Apple Pay is seeing a surge in U.S. bank support, with the number of participating banks rising past 900 with the recent addition of 60 regional and community banks, bringing it closer to full coverage in its home market. But Apple isn't having the same luck everywhere else.
Banks in Canada, Australia and most European markets continue to resist Apple's advances, despite Apple's mobile wallet being considered a must-have feature by industry analysts.
One likely reason is that banks outside the U.S. aren't interested in paying Apple's fees, which are said to be 10 to 15 basis points per transaction. Many U.S. banks agreed to pay the toll when the service launched in October 2014, but many did so reluctantly, with one Citizens Bank exec openly declaring Apple's terms to be "the most one-sided agreement I have ever seen."
So far, the only big welcome Apple Pay has received outside the U.S. is in the U.K., where the largest banks launched Apple Pay in mid-2015. One notable exception is Barclays, which still doesn't support Apple Pay, but observers expect it will come on board this year.
In Canada, only American Express—which has about 7% of Canada's credit card market—supports Apple Pay, and observers say there's no indication Canadian banks are eager to embrace it anytime soon. Meanwhile, Canada's biggest banks, including RBC, are moving forward with proprietary mobile wallets.
The situation is similar in Australia, where only American Express supports Apple Pay. Though Australia's largest banks have reportedly have been in discussions with Apple for months, there has been no apparent movement. Meanwhile, several of Australia's major banks last month agreed to support Android Pay.
"Apart from the U.K. banks where they made deals, Apple appears to be finding it harder to negotiate with banks outside the U.S.," said Zilvinas Bareisis, a senior analyst with Celent.
And, in light of Apple Pay's lackluster consumer adoption, Apple may find it difficult to replicate the deals it cut with U.S. banks when those contracts expire, he said. "U.S. banks will be looking not just at the international experience, but also at Visa's Digital Enablement Program and MasterCard's Digital Enablement Express and will be seeking terms [for Apple Pay] comparable to other digital wallets," he said.
Apple's success with banks in the U.S. is due largely to the company's efforts to work with several early partners ahead of the mobile wallet's formal launch in October 2014. With major partners like JPMorgan Chase, Bank of America and U.S. Bank already on board, many banks and credit unions scrambled to sign up with Apple to get the same early-mover advantage. Some issuers held out for various reasons — they wanted an Android equivalent, or they wanted Apple Pay to launch in more markets — but they have since come on board.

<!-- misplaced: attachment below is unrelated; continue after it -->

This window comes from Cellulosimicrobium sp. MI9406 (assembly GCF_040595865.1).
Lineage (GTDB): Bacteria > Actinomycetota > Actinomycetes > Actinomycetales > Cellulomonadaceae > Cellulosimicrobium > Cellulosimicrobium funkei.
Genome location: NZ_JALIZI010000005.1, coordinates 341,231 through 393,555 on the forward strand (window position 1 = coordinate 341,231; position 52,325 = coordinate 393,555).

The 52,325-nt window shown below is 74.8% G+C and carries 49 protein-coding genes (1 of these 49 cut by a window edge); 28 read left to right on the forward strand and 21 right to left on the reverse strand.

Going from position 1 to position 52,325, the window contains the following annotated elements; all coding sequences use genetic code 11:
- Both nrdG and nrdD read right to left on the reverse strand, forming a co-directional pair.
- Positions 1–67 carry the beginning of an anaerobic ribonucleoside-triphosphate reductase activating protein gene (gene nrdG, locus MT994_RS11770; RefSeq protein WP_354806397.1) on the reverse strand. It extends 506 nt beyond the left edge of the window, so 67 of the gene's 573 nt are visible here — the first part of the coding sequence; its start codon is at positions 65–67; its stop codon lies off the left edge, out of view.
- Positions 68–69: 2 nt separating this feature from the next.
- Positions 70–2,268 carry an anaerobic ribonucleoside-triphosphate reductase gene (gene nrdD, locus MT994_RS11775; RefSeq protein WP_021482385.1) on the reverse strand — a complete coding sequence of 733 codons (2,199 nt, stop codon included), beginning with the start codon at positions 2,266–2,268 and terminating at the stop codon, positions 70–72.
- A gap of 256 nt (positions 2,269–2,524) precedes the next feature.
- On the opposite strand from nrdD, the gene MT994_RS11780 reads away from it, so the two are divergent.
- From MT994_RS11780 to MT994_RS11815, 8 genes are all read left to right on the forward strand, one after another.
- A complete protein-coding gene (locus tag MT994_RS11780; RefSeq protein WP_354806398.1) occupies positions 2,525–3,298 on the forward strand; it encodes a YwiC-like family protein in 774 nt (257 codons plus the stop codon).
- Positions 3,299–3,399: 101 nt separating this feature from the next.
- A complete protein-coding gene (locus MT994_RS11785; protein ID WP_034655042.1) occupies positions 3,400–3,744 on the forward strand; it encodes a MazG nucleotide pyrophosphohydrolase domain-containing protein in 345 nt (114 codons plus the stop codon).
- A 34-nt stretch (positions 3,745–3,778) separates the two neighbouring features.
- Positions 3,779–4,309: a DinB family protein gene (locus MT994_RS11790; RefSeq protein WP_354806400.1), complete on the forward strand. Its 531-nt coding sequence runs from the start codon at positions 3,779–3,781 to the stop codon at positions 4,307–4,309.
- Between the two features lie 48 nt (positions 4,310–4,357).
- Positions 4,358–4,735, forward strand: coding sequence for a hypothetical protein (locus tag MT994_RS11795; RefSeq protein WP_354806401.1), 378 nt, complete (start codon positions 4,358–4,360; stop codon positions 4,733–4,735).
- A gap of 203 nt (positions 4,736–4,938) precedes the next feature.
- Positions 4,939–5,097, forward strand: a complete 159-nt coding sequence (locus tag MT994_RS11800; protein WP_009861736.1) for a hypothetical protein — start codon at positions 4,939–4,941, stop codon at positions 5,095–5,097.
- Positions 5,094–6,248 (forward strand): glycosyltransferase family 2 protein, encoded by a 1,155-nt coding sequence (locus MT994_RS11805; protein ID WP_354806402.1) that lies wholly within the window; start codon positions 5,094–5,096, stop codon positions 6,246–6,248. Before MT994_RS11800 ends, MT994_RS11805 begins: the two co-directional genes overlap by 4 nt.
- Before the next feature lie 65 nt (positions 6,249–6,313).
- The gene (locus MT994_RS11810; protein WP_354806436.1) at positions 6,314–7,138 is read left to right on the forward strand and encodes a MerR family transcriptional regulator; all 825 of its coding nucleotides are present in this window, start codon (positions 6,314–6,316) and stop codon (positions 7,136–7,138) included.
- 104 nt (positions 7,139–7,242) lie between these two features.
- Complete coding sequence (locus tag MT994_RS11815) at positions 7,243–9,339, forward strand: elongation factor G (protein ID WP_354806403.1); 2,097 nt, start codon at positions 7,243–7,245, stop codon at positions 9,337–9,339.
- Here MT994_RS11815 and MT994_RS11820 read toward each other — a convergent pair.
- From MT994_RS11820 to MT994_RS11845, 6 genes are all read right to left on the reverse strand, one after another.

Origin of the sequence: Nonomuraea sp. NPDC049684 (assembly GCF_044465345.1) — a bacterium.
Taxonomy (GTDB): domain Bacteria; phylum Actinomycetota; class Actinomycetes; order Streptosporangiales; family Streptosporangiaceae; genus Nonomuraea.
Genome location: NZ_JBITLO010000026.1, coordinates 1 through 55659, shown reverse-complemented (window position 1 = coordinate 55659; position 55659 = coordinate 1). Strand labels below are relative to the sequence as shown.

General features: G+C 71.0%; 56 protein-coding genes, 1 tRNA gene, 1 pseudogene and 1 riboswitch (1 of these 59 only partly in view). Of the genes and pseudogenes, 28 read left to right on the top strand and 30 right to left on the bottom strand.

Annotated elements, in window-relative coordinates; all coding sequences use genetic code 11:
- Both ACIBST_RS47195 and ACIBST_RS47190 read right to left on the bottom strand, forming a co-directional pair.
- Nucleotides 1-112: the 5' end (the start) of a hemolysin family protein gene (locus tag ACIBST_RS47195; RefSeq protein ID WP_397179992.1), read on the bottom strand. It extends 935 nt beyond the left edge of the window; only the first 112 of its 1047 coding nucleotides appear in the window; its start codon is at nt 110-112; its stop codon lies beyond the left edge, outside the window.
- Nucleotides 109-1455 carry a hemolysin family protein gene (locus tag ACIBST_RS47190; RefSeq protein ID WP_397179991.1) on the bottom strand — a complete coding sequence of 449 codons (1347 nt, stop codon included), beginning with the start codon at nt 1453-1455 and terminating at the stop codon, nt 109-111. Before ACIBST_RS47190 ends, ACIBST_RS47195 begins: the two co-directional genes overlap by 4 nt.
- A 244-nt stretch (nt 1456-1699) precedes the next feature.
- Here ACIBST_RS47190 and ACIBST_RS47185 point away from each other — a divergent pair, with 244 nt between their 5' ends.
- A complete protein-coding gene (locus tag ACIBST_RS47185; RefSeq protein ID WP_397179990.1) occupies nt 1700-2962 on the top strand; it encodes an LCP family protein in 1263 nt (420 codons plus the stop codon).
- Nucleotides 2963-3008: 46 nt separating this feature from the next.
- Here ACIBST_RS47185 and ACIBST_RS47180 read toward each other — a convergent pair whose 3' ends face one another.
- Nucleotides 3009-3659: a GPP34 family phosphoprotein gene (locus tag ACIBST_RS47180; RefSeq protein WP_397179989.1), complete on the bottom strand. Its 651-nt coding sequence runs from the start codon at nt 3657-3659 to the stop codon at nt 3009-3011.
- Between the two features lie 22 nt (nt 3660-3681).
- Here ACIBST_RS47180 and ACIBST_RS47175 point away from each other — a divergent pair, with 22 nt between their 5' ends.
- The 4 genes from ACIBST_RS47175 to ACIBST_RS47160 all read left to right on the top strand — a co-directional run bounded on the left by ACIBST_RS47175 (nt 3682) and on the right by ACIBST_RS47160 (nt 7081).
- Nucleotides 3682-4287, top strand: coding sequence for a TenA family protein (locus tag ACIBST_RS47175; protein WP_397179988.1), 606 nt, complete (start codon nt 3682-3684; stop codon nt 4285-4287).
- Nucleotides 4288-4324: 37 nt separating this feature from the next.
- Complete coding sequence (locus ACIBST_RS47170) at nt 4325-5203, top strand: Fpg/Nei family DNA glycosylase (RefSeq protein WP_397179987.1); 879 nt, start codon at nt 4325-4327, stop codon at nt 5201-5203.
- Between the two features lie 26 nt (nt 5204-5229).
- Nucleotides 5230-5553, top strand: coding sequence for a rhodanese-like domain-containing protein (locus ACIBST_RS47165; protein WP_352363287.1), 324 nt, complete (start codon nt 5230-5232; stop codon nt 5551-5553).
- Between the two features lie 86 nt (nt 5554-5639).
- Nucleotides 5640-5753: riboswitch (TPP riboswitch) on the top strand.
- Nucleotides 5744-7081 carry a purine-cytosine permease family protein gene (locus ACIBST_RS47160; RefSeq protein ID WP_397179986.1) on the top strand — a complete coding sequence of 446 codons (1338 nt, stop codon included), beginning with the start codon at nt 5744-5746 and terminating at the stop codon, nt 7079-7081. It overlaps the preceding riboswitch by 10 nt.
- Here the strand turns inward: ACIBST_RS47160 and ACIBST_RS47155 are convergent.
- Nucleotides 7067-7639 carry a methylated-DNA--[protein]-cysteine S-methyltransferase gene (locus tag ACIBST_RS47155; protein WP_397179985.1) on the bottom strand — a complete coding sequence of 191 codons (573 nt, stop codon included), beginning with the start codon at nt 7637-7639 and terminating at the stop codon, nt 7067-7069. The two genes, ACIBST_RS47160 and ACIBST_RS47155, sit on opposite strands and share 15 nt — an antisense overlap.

"Apple did a good job of signing up banks in the U.S., and while 900 is still considerably short of full coverage, in terms of cards and purchasing volume, they are pretty much there," Bareisis said.
U.S. banks are eager to support digital payments, and Apple Pay plays into their strategies. Bareisis noted. In a recent survey Celent conducted of a cross-section of U.S. banks, 60% of banks said they had launched Apple Pay, while 77% of larger banks with assets above $10 billion had adopted it. Another 27% of banks in Celent's survey said they were actively planning to add Apple Pay, and 5% said they had no plans to do so.
Apple Pay rival Samsung Pay, meanwhile, has big plans for global expansion. At the Consumer Electronics Show last week in Las Vegas, Samsung announced that its wallet will roll out in Australia, Brazil and Singapore, in addition to the U.K., Spain and China, which it previously announced. The company didn't say when Samsung Pay would be available in these new markets.
Samsung Pay launched in the U.S. and South Korea in September 2015, and in most markets has deals with local banks to support it.
Google's Android Pay, which also launched in September 2015, still has a bit of a journey ahead to reach the level of bank support Apple enjoys. Apart from American Express and Discover, which are among the major card networks supporting Android Pay, only 10 U.S. banks — including Bank of America, Citi and Wells Fargo — have adopted it so far. JPMorgan Chase & Co., for example, does not yet support Android Pay.
Consumers whose banks don't support Android Pay can download the app to use with a card already on file with Google Wallet. Banks eager to drive payment volume, however, would have an advantage by making Android Pay directly available to cardholders, with the hope that these users would make it their default payment option, analysts note.